Jack DeJohnette/Ravi Coltrane/Matthew Garrison Are 'In Movement' on ECM Debut CD [REVIEW]
Drummer Jack DeJohnette, 73, has played on more ECM records than any other musician. Why, then, is the In Movement ECM debut of his new trio with saxophonist Ravi Coltrane and bassist Matthew Garrison major jazz news?
Ravi is the son of John Coltrane [1926-1967], with whom DeJohnette played. Matthew is the son of Jimmy Garrison [1934-1976] who was the bassist of the original classic Coltrane quartet. DeJohnette also played with Miles Davis [1926-1991]. In fact, Miles was once quoted as saying, "Jack gave me a deep groove that I just loved to play over." One listen to the groundbreaking Bitches Brew will testify to that. One listen to In Movement will testify to the fact that this recording is not a rehash of the past. In fact, it points to the future.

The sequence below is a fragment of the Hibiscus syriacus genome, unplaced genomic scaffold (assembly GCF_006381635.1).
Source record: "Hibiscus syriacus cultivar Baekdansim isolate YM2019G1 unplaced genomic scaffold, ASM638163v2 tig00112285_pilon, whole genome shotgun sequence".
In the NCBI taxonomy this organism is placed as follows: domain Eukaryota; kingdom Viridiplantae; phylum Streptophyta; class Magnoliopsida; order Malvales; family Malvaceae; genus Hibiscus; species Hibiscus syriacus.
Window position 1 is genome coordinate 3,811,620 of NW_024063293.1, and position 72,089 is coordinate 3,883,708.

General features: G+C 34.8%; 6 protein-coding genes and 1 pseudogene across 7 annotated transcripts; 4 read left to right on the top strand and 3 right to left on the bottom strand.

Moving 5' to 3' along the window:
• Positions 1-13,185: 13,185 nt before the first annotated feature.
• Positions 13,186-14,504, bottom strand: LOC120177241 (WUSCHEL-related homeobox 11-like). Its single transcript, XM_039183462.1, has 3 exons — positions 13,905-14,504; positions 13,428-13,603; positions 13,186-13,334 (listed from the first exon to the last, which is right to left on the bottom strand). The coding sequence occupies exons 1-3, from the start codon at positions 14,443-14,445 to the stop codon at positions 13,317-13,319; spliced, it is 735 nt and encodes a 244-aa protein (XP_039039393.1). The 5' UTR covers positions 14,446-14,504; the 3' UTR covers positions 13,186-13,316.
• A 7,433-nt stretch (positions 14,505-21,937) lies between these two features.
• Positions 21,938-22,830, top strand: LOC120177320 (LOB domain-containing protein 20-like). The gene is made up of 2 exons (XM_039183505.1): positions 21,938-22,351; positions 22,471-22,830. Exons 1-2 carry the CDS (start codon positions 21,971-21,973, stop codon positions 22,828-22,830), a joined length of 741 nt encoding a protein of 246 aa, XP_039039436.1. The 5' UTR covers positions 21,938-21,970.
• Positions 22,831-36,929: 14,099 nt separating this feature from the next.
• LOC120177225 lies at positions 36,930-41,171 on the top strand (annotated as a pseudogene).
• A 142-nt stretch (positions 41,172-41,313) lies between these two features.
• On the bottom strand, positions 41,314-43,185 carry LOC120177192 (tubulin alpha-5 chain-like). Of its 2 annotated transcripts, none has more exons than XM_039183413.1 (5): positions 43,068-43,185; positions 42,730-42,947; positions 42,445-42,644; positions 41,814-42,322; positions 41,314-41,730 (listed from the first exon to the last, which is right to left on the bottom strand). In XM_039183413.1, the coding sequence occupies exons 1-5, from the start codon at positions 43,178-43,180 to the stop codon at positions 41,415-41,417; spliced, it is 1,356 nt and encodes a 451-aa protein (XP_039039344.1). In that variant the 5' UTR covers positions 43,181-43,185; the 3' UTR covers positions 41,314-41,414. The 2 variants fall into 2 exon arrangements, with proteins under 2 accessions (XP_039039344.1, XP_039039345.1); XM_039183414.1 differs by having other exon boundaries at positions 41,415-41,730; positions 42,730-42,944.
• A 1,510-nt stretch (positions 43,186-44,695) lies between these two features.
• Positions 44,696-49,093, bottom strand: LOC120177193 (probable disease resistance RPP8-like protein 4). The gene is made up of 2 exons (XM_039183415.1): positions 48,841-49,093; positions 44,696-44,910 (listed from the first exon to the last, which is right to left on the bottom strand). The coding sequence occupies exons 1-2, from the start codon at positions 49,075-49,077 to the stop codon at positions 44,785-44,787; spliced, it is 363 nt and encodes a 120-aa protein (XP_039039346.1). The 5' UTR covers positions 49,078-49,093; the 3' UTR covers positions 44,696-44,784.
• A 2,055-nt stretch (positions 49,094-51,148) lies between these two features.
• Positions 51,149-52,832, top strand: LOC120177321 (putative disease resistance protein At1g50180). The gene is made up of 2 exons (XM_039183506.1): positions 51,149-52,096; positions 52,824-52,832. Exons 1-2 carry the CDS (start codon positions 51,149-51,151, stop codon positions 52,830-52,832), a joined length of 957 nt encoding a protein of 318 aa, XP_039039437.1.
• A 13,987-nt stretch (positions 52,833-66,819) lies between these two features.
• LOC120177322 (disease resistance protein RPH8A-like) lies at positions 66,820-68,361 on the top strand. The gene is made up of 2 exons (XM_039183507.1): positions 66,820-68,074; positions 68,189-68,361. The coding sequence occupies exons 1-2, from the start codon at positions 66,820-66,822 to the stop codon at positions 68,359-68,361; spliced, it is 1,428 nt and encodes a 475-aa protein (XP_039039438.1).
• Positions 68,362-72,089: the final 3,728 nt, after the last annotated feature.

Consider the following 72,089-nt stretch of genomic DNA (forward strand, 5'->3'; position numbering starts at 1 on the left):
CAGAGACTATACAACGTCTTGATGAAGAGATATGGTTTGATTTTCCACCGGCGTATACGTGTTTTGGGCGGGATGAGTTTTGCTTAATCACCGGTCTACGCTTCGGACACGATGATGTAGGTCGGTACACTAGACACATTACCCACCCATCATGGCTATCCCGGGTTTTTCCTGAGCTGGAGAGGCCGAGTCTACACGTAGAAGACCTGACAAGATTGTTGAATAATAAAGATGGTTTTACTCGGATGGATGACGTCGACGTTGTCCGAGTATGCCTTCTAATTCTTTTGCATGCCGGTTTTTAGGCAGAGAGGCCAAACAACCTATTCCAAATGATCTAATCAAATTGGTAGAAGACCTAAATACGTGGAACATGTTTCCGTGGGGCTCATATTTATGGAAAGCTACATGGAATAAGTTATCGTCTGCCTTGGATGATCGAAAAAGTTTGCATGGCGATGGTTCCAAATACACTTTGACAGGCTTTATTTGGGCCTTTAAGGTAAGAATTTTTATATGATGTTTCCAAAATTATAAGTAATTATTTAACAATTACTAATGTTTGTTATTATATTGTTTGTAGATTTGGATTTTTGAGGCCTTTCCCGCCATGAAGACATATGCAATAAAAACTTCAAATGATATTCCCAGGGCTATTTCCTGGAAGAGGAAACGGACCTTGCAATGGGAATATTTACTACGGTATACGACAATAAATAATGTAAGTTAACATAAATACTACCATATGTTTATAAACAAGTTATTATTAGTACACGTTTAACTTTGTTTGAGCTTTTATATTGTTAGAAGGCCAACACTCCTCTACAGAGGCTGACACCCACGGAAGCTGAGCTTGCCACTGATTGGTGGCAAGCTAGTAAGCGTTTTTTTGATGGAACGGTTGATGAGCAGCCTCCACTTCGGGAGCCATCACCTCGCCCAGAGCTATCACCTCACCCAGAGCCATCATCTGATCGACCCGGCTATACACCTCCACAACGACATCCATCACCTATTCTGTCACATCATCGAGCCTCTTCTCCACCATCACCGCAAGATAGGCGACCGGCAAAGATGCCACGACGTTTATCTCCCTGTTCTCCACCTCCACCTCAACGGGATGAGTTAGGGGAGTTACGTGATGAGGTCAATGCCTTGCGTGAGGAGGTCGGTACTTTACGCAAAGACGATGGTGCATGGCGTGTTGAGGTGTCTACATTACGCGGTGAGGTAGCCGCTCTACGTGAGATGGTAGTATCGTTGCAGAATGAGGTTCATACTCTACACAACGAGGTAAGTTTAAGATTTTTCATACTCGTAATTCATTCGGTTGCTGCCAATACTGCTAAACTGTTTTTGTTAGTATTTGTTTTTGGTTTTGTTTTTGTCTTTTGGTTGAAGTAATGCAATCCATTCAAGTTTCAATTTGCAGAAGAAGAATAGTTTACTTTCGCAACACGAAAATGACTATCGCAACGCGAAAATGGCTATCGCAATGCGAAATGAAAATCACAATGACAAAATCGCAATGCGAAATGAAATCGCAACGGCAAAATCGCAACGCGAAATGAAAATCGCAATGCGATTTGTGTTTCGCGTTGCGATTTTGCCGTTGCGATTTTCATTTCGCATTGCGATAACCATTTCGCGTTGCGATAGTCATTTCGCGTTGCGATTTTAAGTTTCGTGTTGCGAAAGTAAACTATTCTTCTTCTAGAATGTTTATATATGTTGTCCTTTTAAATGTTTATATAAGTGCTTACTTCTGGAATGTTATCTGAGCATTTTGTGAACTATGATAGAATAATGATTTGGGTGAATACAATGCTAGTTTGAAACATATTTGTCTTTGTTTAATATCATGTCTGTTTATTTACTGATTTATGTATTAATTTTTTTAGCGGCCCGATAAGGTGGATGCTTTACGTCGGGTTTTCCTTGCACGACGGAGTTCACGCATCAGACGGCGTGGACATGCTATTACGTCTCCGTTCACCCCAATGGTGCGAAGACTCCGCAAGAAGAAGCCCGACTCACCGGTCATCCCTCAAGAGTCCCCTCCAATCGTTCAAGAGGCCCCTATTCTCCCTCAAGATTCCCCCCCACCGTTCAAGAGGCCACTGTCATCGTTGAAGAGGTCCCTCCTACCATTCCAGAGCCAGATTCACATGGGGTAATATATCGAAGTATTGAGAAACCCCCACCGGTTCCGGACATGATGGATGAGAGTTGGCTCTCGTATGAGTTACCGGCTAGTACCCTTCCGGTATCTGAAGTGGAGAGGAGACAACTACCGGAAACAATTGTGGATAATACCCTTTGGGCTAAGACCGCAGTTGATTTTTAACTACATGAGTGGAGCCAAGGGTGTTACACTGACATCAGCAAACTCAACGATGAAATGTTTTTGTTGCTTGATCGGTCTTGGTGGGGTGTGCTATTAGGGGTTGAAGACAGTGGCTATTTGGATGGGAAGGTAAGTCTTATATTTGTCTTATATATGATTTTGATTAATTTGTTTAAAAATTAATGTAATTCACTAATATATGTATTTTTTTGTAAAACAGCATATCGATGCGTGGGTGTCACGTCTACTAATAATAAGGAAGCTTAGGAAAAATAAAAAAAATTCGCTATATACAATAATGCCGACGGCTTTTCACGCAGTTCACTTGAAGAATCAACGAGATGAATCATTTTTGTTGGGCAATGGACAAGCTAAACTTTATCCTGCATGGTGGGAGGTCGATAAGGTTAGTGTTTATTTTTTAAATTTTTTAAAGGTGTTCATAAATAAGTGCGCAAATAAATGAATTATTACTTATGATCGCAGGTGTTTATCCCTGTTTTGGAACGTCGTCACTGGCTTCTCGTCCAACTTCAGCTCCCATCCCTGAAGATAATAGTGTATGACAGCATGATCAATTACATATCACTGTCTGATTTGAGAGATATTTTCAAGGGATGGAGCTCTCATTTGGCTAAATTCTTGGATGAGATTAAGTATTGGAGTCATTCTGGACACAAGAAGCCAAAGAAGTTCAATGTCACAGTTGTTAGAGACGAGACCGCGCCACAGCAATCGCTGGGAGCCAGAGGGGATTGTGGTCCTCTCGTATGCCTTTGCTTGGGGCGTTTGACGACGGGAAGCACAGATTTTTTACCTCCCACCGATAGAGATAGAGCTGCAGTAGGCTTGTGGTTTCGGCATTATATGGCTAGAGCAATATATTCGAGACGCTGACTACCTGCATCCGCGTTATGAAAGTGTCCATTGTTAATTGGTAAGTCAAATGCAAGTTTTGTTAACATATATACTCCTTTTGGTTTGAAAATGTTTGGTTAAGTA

Garrison here plays electric bass exclusively. He's also responsible for the electronics. Starting with John Coltrane's elegy for the Civil Rights struggle "Alabama" and continuing with a trio original, "Two Jimmys," for Garrison's father plus Jimi Hendrix [1942-1970], a template is set In Movement that continues with the Miles Davis/Bill Evans impressionistic "Blue In Green." (DeJohnette also played with Evans [1929-1980]). The sound is different from those far-away and long-ago classics. It's the sound of a new generation anchored by the indestructible DeJohnette whose two feet are firmly planted in both camps.
Earth Wind and Fire's "Serpentine Fire" is next. Yes, DeJohnette played with EWF's Maurice White [1941-2016] too. "Rashied" is for Rashied Ali [1933-2009], 'Trane's great drummer during his most way-out "free" phase. DeJohnette stretches and for the first time in quite awhile, gets to play piano on the aptly-titled "Soulful Ballad." "Lydia" is for his wife.
If one is unaware of all the familial and historic connotations here, one would still love this kinetic project with one master and two disciples who have grown into being the kind of forward-thinking jazz stars for their own generation, the type that their parents would've been so proud of.